Gene editor Sana is dipping its toe into the Nasdaq, filing Wednesday to go public with the goal of raising up to $150 million. “Our long-term aspirations are to be able to control or modify any gene in the body, to replace any cell that is damaged or missing, and to markedly improve access to cellular and gene-based medicines,” the company wrote in its IPO prospectus. The approach has potential with a number of disease,s but most of the advanced research at Sana right now is focused on cancer. The company anticipated filing NDAs for multiple therapies soon, starting as early as 2022.
Potentially lowering the cost of cancer detection while identifying it earlier is the goal of Delfi’s tech, based off the research of founder and CEO Victor Velculescu. Delfi brought in a $100 million Series A round. Enhanced by machine learning technology, the biotech is developing cell-free DNA-based liquid biopsies to detect the presence of tumors and the tumor’s tissue of origin. The Series A funds will be used to build Delfi’s team and launch validation studies for its tech.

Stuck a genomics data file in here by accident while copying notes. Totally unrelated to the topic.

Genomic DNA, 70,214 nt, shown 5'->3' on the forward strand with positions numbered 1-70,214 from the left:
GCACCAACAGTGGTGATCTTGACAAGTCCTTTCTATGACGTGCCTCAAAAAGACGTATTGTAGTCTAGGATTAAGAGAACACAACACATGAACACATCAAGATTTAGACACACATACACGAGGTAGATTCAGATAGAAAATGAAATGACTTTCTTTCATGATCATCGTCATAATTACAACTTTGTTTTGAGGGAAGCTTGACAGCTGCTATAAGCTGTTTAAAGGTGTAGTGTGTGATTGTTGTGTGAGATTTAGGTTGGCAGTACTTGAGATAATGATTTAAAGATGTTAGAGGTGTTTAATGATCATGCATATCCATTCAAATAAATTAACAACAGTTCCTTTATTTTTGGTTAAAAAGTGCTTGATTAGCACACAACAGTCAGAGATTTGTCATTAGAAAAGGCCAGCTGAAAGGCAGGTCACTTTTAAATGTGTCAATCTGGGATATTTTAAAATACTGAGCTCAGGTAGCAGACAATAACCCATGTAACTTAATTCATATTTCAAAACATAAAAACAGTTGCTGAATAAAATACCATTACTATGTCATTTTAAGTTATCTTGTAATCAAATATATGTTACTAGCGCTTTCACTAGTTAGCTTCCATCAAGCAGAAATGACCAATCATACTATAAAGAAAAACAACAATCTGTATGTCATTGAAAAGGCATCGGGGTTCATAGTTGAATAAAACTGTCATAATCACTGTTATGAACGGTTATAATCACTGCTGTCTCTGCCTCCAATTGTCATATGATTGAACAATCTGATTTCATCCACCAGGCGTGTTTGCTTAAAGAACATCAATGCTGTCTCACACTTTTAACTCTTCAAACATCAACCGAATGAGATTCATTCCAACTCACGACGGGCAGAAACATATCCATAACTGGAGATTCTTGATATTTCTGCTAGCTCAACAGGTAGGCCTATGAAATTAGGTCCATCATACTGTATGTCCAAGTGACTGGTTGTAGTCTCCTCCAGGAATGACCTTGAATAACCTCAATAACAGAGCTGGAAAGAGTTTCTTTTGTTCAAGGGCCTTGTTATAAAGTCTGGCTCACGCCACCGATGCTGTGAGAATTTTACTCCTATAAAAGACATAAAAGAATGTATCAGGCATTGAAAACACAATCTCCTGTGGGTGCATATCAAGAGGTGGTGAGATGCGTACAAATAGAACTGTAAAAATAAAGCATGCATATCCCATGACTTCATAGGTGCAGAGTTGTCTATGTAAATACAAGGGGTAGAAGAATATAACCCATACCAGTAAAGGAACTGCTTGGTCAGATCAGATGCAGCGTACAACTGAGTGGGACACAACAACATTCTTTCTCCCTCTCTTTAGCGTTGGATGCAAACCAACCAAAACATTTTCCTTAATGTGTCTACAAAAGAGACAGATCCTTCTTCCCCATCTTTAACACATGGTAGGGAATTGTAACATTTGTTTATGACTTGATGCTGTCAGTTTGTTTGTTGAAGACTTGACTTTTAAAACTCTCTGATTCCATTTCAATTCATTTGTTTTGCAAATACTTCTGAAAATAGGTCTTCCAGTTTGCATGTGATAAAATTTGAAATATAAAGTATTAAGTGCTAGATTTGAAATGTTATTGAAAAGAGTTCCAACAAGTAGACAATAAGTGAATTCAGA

Working to transform drug discovery and development process, Valo unveiled select therapeutics programs and closed a $190 million Series B financing round. Combining the power of patient data and machine learning technology has allowed the rapid development of key preclinical programs. The company’s oncology portfolio includes hematological and solid tumor malignancies, brain tumors, c-myc driven cancers and particular solid tumors.
Boston-based Atalanta launched this week with $110 million in combined Series A funding and collaboration deals with Genentech and Biogen to address diseases related to the central nervous system, including Huntington’s, Alzheimer’s and Parkinson’s diseases. The company believes its approach developing RNAi drugs using branched siRNA, a new type of molecular architecture, has the potential to overcome the challenges of brain and spinal cord medicine distribution. Preclinical research has shown that branched siRNA can achieve what Atalanta called “unparalleled distribution in the CNS,” which includes deep brain structures and prolonged duration of effect.